Red Hot Poker Growing Guide
Kniphofia species and hybrids, Includes Kniphofia galpini, Kniphofia northiae, Kniphofia rooperi and Kniphofia thomsonii
Crop Rotation Group
Fertile, well-drained soil with a neutral to slightly alkaline pH.
Yes, red hot pokers are cold hardy once established, with the hardiest cultivars tolerating cold to -15°F (-26°C). Some selections are less hardy, so check plant descriptions carefully.
In early spring as buds emerge, feed plants with a balanced organic fertilizer. Mulch around the dormant plants in winter to insulate roots from cold while building soil organic matter.
Single Plants: 1' 1" (35cm) each way (minimum)
Rows: 1' 1" (35cm) with 1' 1" (35cm) row gap (minimum)
Sow and Plant
Plant dormant roots or container-grown plants in spring. Take time to amend the soil with compost or another source of organic matter, keeping in mind that red hot pokers will stay in the ground for several years. Set the plant in the prepared hole so that the roots are covered with 2 inches (5 cm) of soil. After four years or so, when a red hot poker clump reaches mature size, you can start cutting away divisions from the outside of the clump in spring. Even when promptly replanted, divisions make take a year or two to start blooming.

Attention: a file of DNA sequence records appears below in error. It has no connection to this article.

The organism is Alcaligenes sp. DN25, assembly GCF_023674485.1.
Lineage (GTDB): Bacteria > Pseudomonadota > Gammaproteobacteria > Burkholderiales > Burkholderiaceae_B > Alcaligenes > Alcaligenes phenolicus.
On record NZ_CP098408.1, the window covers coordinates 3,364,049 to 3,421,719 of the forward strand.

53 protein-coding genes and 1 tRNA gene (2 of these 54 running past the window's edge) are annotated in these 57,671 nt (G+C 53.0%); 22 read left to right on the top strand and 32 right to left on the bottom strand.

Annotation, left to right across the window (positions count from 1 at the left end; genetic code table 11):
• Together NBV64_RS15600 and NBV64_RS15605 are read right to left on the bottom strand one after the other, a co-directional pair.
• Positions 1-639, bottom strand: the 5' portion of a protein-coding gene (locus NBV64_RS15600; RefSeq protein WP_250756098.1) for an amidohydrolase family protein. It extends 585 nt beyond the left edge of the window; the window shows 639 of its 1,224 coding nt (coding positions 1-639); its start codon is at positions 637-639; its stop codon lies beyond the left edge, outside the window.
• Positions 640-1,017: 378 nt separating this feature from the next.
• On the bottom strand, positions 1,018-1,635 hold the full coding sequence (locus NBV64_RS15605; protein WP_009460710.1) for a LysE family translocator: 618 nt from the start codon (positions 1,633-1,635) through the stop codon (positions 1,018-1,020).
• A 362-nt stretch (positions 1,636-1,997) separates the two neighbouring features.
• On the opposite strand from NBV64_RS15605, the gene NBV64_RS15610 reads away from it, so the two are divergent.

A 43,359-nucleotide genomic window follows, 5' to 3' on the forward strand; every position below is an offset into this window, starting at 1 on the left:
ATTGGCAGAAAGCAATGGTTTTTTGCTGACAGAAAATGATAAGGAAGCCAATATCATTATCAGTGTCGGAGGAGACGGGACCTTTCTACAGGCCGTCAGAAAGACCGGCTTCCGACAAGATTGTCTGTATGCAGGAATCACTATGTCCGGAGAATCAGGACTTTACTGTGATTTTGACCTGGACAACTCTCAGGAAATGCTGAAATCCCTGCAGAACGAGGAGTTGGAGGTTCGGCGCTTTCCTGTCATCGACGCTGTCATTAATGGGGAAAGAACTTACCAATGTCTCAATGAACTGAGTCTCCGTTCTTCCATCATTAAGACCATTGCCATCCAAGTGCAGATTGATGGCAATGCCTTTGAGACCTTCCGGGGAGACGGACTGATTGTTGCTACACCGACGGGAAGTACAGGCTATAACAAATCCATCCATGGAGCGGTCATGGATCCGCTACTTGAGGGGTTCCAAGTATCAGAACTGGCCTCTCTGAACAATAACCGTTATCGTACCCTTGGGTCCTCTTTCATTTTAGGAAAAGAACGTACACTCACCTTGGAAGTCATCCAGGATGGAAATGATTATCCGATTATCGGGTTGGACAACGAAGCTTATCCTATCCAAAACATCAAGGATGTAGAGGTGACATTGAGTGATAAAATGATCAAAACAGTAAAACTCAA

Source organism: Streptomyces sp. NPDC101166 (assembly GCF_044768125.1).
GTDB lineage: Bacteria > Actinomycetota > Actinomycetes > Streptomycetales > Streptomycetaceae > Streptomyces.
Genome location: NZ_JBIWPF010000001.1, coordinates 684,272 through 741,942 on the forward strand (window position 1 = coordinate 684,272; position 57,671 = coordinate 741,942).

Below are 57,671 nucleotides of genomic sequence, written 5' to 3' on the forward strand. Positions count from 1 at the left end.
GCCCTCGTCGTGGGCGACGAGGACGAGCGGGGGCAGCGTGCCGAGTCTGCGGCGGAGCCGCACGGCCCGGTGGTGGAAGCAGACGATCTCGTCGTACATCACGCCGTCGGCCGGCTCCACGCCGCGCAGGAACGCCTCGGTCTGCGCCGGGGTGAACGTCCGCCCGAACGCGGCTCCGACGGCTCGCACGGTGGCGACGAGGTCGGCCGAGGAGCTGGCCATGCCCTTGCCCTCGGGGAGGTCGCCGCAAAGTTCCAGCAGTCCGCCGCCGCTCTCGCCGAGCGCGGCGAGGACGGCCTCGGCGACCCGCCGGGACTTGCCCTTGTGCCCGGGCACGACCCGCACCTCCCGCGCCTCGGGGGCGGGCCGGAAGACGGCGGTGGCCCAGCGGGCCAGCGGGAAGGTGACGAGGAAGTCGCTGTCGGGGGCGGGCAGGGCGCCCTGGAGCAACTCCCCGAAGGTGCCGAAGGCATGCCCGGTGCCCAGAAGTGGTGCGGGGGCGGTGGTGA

Our Garden Planner can produce a personalized calendar of when to sow, plant and harvest for your area.
With many varieties, red hot poker flowers start out orange or red and change to yellow, creating a bicolored effect. Originally from southern Africa, red hot pokers make beautiful upright accents in the summer garden, or they can be used as carefree boundary plants. Very tall varieties are often less winter hardy than smaller ones.
Gather stems for use in cut arrangements as you need them, removing florets near the base of the stem that may have withered. Prune back spikes as they lose their looks to promote reblooming.
Red hot pokers have few pest problems, and they are resistant to browsing by deer. Wet winter conditions can lead to root rot, so be sure to choose a well-drained planting site. To improve winter hardiness, delay trimming back dead foliage until late winter, so it can shelter the roots through the coldest months.
Planting and Harvesting Calendar
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